• Only ask for info we need – The content decisions we make are powerful. Our customers’ product experiences don’t change based on their identity. This means we don’t need to ask for personal info that doesn’t affect how customers use a product.
  • Watch out for outdated terms – As we learn more about how we talk about people, we learn that some terms used in the past just don’t cut it anymore. Most of those terms aren’t clear and don’t put people first.
  • Use gender-neutral language – We communicate to customers in the second person (you), and when we refer to other people, we use third person and keep our language gender neutral, including pronouns. Don’t assume that the accountant, tax expert, or other financial professional is a he.

Our opportunity as designers and coders is to apply a “shift-left” strategy to accessible software development. By engaging accessibility specialists up front in the development process, all accessibility requirements can be understood and implemented by product development team members throughout each phase, including quality assurance testing.  

From theory to best practice: reducing cognititve load

At Intuit, we know that accessibility is more than just fixing broken buttons or designing inclusive interfaces. It’s about minimizing cognitive load, or the burden on a customer’s mental capacity, to create products that simply work, and work well, for everyone across the ability spectrum. 

From an intersectionality and trauma-informed perspective, we need to consider the whole person. For example, when designing a product like TurboTax, we need to make sure that everything is labeled, keyboard-accessible, and readable. But we also need to consider how we can minimize “cognitive load” (the amount of working memory resources used) for someone in acute pain, anxious or with limited ability to focus on the task.

TurboTax provides contextual help features that help to allay confusion and reduce anxiety during tax season, which can be a stressful time for our customers. For example, help articles point filers directly to the portion of the tax form they need to update. Also in TurboTax, filers are given immediate, personalized explanations for why a tax refund may be larger or smaller than expected.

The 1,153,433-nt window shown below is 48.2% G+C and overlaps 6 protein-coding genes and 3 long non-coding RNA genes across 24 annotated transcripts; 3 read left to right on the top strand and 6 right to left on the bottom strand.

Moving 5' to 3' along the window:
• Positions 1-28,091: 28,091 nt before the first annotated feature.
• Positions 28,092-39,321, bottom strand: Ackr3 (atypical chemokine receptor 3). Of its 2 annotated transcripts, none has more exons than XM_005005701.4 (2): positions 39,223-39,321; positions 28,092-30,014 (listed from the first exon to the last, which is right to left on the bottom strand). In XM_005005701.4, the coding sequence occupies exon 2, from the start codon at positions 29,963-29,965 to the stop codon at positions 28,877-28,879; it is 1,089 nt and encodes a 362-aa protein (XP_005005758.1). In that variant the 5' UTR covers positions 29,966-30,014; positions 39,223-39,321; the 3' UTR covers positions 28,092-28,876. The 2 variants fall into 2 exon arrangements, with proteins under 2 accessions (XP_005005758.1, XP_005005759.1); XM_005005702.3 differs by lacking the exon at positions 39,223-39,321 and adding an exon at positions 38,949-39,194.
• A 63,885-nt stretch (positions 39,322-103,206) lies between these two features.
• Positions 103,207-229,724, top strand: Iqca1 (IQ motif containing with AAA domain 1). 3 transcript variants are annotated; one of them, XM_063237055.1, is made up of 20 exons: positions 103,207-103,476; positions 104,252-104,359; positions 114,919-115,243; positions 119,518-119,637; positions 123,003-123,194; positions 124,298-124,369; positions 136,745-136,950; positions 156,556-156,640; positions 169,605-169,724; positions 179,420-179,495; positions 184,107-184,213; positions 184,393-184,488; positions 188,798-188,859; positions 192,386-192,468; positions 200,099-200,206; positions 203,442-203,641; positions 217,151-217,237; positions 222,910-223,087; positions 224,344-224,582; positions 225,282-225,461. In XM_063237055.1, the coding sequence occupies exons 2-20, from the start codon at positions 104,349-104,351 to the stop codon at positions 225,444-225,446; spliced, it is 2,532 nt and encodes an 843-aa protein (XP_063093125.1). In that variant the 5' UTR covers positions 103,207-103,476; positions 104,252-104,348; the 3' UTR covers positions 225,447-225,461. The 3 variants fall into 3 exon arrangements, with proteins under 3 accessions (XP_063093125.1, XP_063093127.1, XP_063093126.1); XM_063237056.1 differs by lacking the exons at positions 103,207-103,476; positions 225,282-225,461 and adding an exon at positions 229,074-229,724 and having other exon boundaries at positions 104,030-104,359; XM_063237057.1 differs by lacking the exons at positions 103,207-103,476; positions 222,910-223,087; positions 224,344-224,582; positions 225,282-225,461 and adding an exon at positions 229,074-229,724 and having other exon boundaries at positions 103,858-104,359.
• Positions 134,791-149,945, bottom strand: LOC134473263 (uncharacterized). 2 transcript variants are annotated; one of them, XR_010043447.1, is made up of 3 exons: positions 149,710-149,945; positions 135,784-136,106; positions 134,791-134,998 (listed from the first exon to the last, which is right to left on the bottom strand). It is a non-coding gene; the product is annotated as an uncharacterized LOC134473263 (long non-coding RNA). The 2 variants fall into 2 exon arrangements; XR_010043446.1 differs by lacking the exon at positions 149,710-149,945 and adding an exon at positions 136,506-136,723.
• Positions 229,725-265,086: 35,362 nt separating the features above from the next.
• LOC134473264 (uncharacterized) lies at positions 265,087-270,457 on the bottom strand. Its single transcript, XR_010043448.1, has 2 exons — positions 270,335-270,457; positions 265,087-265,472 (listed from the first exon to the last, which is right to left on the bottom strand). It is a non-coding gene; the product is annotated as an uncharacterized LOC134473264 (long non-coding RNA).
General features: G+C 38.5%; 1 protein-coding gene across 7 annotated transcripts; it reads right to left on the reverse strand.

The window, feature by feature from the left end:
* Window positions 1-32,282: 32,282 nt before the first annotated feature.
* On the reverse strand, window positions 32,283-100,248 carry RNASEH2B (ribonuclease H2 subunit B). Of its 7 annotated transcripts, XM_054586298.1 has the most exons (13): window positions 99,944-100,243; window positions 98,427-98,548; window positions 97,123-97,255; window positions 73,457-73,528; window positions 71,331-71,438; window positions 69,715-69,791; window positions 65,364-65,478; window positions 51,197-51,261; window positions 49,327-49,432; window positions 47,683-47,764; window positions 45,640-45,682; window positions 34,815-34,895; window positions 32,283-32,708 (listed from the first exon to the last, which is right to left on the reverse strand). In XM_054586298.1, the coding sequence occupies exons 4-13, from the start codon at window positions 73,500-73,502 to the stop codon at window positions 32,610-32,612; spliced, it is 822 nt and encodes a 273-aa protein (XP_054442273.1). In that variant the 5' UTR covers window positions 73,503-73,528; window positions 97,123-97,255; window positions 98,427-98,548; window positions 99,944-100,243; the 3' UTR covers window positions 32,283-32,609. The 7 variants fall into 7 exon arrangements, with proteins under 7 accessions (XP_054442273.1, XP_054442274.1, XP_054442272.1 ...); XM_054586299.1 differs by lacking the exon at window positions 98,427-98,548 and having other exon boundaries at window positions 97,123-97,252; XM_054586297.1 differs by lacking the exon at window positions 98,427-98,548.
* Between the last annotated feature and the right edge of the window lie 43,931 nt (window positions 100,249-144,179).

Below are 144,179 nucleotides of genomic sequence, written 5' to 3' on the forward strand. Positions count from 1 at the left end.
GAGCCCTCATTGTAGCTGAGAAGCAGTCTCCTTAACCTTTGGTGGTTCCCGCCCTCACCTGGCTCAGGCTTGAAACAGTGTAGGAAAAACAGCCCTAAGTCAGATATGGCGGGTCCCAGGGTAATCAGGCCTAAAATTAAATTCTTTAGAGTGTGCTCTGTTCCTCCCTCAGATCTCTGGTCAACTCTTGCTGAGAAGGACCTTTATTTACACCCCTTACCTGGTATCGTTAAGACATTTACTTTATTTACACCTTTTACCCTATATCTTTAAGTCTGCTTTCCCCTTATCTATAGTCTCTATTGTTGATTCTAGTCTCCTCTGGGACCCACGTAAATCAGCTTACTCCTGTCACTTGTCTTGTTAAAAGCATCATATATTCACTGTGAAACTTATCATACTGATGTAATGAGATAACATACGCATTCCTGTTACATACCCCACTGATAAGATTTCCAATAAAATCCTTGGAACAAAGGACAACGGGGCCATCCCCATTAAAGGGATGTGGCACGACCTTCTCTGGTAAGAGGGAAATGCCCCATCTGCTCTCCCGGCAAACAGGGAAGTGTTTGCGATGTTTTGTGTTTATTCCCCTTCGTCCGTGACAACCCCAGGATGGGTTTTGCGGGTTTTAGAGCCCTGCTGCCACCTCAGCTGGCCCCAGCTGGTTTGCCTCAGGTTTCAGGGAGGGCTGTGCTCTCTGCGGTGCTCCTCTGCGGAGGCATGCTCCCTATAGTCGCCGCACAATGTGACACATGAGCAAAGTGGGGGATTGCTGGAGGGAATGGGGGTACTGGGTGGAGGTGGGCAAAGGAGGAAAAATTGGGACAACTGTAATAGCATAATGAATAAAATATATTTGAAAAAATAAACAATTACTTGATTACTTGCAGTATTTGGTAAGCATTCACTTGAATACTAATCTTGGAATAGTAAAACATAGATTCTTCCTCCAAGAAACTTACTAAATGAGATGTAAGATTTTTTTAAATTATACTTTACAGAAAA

QuickBooks Capital levels the playing field for small businesses for securing short-term loans, using an artificial intelligence algorithm that determines a company’s ability to repay a loan from the information in their QuickBooks account. Getting financing through a traditional bank can be a long and frustrating process that too often ends in a “no.” So expanding access to capital for small businesses (including owners with disabilities and/or members of underrepresented communities) can be a critical success factor for growth. Notably, 60% of customers who obtain loans through QuickBooks Capital would not qualify for a loan from a traditional bank. 

We’ve come a very long way…and have a way to go 

It’s been more than thirty years since the the American Disabilities Act (ADA) was signed into law in the US.  It was a landmark legislation that allowed people with a disability to engage in society equally, regardless of a physical or mental impairment that substantially limited one or more major life activities.  

Global Accessibility Awareness Day offers a time to reflect on the work that still lies ahead. Designing for accessibility and inclusivity is not about fixing accessibility errors or providing labeled text. It’s about creating products that just work, that minimize cognitive load, provide contextual information and assistance, and are designed for the full person and their experiences. 

By embracing this approach, we can work with our customers to create products that truly power prosperity. 

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Written by Ted Drake

Ted Drake is an experienced engineer, developer evangelist, and accessibility expert. Ted leads the accessibility efforts for Intuit's desktop, web, and mobile products. He is the co-founder of Intuit’s Special Needs and Abilities network for employees and promotes Intuit’s diversity in hiring programs. Prior to Intuit, Ted co-founded the Yahoo! Accessibility Lab and worked on some of Yahoo’s largest web sites.